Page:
A sliding glass door leading to the patio is an asset to your living room, but it can also pose decorating questions. If the view through the door captivates you, thinking of it as focal point for the room helps guide your furniture placement. If you live in an apartment or small house and space is limited or the view less than optimal, there are still ways to incorporate the door as an attractive feature of the room.
Know Your Living Room
Think about the features of your living room and how they'll relate to the sliding door. Here are some of the point to consider:
Is the view through the sliding door spectacular or just so-so?
What types of activities take place in your living room? For example, do you plan to do party-style entertaining, game or movie night with the family, or quiet activities such as reading?
Is it important to have a TV or entertainment center in the living room or can it be located in another part of the house?
Identify any usage patterns that might affect the prominence of the patio door. For example, if you primarily use the living room at night when the patio is dark, it may not be important to make sliding door a focal point.
To estimate the actual furniture placement, sketch a floor plan on graph paper. Indicate the sliding door, windows, main entry and any other entries such as a hallway, built-in architectural features, and electrical and electronic outlets. From another sheet of paper, cut shapes to represent your main furniture pieces. The main seating area consists of the sofa, coffee and end tables, and secondary seating such as a love seat and side chairs. Move these pieces around on your sketch to discover your options for placing your furniture.
Patio Door as Focal Point
When you have a lovely view and no other competing focal points, arrange your seating area around the patio door. Place the sofa either facing or at right angles to the door. Turn the love seat or chairs toward the door at right angles to the sofa. The arrangement will look like an open box with the door, the sofa and the secondary seating forming three sides of the box. Fill in with a coffee table in front of the sofa and side chairs, along with lighting and occasional tables to provide a comfortable space. If the room is large, you can create an additional seating area, such as a reader's corner with chair, lamp and bookshelf, away from the door.
Place your furniture so that it doesn't block access to the main entry or any of the walkways to and from or through the room. Place the seating area furnishings close enough and oriented to each other so that it's easy to converse with anyone sitting within the grouping.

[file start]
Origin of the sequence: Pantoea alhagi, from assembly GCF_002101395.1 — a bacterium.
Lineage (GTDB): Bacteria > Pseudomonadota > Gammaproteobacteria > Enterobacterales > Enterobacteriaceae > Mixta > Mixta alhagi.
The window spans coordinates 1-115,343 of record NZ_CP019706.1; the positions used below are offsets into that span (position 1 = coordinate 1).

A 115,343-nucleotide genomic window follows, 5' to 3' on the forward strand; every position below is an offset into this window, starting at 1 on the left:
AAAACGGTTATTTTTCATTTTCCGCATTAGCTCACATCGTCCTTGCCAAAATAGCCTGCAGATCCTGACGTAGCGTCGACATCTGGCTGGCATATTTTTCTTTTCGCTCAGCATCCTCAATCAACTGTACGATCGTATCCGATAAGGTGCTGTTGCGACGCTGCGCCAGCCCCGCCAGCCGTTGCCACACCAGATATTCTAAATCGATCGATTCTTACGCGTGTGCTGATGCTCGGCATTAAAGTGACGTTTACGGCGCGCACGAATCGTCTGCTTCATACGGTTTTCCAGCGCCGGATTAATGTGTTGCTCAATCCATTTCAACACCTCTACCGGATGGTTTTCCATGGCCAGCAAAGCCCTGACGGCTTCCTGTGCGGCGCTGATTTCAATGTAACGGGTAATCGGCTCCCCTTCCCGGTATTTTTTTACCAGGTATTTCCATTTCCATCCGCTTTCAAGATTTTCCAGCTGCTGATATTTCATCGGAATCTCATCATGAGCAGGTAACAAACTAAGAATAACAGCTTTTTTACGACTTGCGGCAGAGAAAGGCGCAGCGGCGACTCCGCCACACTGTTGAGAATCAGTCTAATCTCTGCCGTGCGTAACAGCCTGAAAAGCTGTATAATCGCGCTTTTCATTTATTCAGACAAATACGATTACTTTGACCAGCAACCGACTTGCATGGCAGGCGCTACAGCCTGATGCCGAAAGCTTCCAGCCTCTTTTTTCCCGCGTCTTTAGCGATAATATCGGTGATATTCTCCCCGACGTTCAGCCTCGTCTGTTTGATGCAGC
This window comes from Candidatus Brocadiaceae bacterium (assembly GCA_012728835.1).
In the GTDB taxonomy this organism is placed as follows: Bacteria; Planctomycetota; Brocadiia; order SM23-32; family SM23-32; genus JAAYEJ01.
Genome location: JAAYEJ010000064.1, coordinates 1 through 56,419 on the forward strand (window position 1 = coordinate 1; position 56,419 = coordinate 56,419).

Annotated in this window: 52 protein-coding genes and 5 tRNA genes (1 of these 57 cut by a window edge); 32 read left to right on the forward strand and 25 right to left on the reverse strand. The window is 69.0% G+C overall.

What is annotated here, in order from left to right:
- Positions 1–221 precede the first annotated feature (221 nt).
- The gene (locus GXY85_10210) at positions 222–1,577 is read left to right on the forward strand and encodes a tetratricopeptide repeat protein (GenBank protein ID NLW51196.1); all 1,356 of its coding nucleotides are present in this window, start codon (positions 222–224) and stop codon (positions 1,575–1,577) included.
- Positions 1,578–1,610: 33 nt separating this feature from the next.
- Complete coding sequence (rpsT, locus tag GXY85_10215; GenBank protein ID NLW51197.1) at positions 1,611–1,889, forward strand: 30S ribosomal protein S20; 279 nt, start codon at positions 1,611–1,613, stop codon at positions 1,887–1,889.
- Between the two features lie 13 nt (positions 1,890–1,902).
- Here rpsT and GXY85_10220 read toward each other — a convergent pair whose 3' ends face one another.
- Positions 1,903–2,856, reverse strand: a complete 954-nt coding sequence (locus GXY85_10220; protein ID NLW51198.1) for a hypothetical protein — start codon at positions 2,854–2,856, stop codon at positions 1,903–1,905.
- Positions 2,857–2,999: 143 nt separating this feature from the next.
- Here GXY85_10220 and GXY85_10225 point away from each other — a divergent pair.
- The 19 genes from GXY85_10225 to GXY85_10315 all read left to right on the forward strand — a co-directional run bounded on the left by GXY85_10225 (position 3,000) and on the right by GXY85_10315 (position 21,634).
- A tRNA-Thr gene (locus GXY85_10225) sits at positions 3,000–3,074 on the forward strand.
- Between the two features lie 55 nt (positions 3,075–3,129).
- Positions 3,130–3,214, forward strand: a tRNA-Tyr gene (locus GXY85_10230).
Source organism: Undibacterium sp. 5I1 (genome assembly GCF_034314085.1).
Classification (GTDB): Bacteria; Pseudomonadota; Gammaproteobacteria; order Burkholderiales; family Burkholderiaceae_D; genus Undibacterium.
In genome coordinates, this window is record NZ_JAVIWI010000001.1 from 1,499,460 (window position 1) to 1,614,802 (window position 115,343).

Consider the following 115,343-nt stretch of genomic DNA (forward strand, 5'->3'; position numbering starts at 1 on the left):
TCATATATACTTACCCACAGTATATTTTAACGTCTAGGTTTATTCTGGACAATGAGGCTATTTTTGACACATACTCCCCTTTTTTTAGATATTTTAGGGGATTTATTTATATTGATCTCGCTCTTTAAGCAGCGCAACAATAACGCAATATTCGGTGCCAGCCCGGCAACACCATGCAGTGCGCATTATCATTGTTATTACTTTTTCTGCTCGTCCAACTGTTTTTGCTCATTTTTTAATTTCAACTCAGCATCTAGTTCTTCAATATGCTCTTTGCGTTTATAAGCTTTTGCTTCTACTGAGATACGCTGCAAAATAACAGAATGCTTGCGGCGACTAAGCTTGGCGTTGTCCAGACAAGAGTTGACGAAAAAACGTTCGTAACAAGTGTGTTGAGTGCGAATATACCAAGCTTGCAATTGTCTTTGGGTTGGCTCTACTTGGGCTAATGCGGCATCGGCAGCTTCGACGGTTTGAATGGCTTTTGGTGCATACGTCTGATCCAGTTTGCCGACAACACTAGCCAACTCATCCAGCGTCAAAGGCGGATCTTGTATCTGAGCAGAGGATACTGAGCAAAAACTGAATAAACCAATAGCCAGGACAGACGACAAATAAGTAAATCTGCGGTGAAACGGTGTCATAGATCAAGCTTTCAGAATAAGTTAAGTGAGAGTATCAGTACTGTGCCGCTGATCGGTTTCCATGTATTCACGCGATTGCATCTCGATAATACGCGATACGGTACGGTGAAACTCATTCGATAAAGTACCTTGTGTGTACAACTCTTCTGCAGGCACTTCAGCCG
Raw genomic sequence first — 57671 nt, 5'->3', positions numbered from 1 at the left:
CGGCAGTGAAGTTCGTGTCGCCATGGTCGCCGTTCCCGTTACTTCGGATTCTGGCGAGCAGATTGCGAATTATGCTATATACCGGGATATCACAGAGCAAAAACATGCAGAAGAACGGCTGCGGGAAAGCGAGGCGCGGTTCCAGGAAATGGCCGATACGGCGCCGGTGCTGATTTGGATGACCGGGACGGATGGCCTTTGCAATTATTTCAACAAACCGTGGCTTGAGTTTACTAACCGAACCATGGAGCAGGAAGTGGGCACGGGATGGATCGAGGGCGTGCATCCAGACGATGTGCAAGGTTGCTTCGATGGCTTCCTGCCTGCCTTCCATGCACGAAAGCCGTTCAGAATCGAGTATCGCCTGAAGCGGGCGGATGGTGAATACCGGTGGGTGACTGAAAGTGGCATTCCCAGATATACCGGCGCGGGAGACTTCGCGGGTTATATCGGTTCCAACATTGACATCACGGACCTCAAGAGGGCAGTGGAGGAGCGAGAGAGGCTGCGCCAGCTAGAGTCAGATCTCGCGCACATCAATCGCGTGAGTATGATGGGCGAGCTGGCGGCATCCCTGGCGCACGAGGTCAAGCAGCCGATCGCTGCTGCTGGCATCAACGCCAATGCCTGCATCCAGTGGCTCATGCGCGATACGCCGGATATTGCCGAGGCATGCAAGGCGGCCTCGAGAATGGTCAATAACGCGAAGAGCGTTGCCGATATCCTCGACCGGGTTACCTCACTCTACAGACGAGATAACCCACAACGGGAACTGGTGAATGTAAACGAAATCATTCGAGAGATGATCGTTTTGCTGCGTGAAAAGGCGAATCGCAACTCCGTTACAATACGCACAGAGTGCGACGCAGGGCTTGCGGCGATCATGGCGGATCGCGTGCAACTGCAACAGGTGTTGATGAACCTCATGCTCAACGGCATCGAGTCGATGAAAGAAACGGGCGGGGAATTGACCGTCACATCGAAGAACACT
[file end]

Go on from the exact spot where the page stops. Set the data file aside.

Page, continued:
To keep the patio door as the room's main focus, consider setting up the TV in another part of the house, such as the family room or den. This will keep the living room serene and focused on the view while eliminating problems with glare on the TV screen from light through the patio door.
Patio Door as Secondary Focal Point
Some living rooms have two focal points. An architectural feature such as a fireplace, bay window or built-in bookshelves can be as compelling as the patio door. If the feature is on an adjacent wall to the patio door, you might be able to arrange the seating to view both focal points. If you have enough room, place the sofa at an angle that makes both focal points visible. If this isn't possible, choose one architectural feature as the main focal point and arrange your furniture to emphasize it.
Another option is to change your focal point according to season. To do this, you need furniture that is lightweight and portable, such as rattan or modular units. During the spring and summer, arrange your seating area facing the patio door to enjoy the view. When temperatures drop in the fall, move the furniture into a cold-season arrangement around the fireplace.
Minimizing the Patio Door
If the view through your patio door is disappointing, you can obscure the sliding door by placing a folding rice paper screen or hanging a lightweight gauze curtain over it. Make sure your curtain or screen allows light to pass through and doesn't completely block access to the door. Position your furniture to take advantage of a different focal point, such as an architectural feature or entertainment wall. You can place a console table or writing desk in front of the curtain or put the sofa with its back to the sliding door, provided you leave at least 24 to 30 inches as a walkway between the sofa and door.
Small Living Rooms
When space is limited, it's even even more important to plan in advance with paper and pencil. Pare your seating area down to a sofa and love seat or two chairs. Place the sofa either facing or sideways to the sliding door, with the chairs facing or at right angles to the sofa. Avoid using an angled placement, which takes up more room. Put the TV, entertainment center or a bookshelf on the wall adjacent to the sliding door in view of the seating area. If the door's view is unappealing, concealing it with a curtain adds additional wall space for furniture.
Jan Burch has written about home, garden, wellness and other topics since 1992. Her articles have appeared in ByLine, Living Natural and New Mexico Woman. Based in Albuquerque, Burch is a Feng Shui consultant and Jin Shin Jyutsu practitioner. A life-long crafting enthusiast, she holds a master's degree from the University of California.